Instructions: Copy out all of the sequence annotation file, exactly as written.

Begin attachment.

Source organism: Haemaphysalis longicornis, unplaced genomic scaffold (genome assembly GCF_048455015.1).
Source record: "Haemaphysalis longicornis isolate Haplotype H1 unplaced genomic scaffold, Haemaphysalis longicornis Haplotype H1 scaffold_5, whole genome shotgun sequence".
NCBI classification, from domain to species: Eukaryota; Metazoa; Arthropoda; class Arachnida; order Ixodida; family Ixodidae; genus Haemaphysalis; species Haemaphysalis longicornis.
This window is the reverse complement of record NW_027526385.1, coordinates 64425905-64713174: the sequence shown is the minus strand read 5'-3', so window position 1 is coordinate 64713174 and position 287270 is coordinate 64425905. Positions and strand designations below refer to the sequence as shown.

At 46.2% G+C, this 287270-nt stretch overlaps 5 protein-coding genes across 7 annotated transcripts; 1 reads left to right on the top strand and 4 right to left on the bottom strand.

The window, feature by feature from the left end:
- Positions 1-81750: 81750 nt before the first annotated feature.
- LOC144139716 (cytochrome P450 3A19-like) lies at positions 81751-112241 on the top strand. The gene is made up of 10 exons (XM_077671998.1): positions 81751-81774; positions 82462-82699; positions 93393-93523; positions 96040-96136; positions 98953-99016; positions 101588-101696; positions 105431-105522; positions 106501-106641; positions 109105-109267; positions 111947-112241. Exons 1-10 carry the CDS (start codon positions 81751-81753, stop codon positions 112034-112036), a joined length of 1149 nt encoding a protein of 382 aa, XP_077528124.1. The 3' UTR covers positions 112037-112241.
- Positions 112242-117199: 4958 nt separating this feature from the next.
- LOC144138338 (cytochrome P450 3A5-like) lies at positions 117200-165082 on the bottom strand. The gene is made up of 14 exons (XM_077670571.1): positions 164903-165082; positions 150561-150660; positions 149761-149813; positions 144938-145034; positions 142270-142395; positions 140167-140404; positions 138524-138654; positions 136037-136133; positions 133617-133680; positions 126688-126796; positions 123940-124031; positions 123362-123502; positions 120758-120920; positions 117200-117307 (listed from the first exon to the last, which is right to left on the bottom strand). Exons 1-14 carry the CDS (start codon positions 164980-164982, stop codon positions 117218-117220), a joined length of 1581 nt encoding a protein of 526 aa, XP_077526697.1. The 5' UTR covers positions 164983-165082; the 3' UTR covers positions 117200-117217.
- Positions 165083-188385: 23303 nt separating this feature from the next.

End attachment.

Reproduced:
Source organism: Haemaphysalis longicornis, unplaced genomic scaffold (genome assembly GCF_048455015.1).
Source record: "Haemaphysalis longicornis isolate Haplotype H1 unplaced genomic scaffold, Haemaphysalis longicornis Haplotype H1 scaffold_5, whole genome shotgun sequence".
NCBI classification, from domain to species: Eukaryota; Metazoa; Arthropoda; class Arachnida; order Ixodida; family Ixodidae; genus Haemaphysalis; species Haemaphysalis longicornis.
This window is the reverse complement of record NW_027526385.1, coordinates 64425905-64713174: the sequence shown is the minus strand read 5'-3', so window position 1 is coordinate 64713174 and position 287270 is coordinate 64425905. Positions and strand designations below refer to the sequence as shown.

At 46.2% G+C, this 287270-nt stretch overlaps 5 protein-coding genes across 7 annotated transcripts; 1 reads left to right on the top strand and 4 right to left on the bottom strand.

The window, feature by feature from the left end:
- Positions 1-81750: 81750 nt before the first annotated feature.
- LOC144139716 (cytochrome P450 3A19-like) lies at positions 81751-112241 on the top strand. The gene is made up of 10 exons (XM_077671998.1): positions 81751-81774; positions 82462-82699; positions 93393-93523; positions 96040-96136; positions 98953-99016; positions 101588-101696; positions 105431-105522; positions 106501-106641; positions 109105-109267; positions 111947-112241. Exons 1-10 carry the CDS (start codon positions 81751-81753, stop codon positions 112034-112036), a joined length of 1149 nt encoding a protein of 382 aa, XP_077528124.1. The 3' UTR covers positions 112037-112241.
- Positions 112242-117199: 4958 nt separating this feature from the next.
- LOC144138338 (cytochrome P450 3A5-like) lies at positions 117200-165082 on the bottom strand. The gene is made up of 14 exons (XM_077670571.1): positions 164903-165082; positions 150561-150660; positions 149761-149813; positions 144938-145034; positions 142270-142395; positions 140167-140404; positions 138524-138654; positions 136037-136133; positions 133617-133680; positions 126688-126796; positions 123940-124031; positions 123362-123502; positions 120758-120920; positions 117200-117307 (listed from the first exon to the last, which is right to left on the bottom strand). Exons 1-14 carry the CDS (start codon positions 164980-164982, stop codon positions 117218-117220), a joined length of 1581 nt encoding a protein of 526 aa, XP_077526697.1. The 5' UTR covers positions 164983-165082; the 3' UTR covers positions 117200-117217.
- Positions 165083-188385: 23303 nt separating this feature from the next.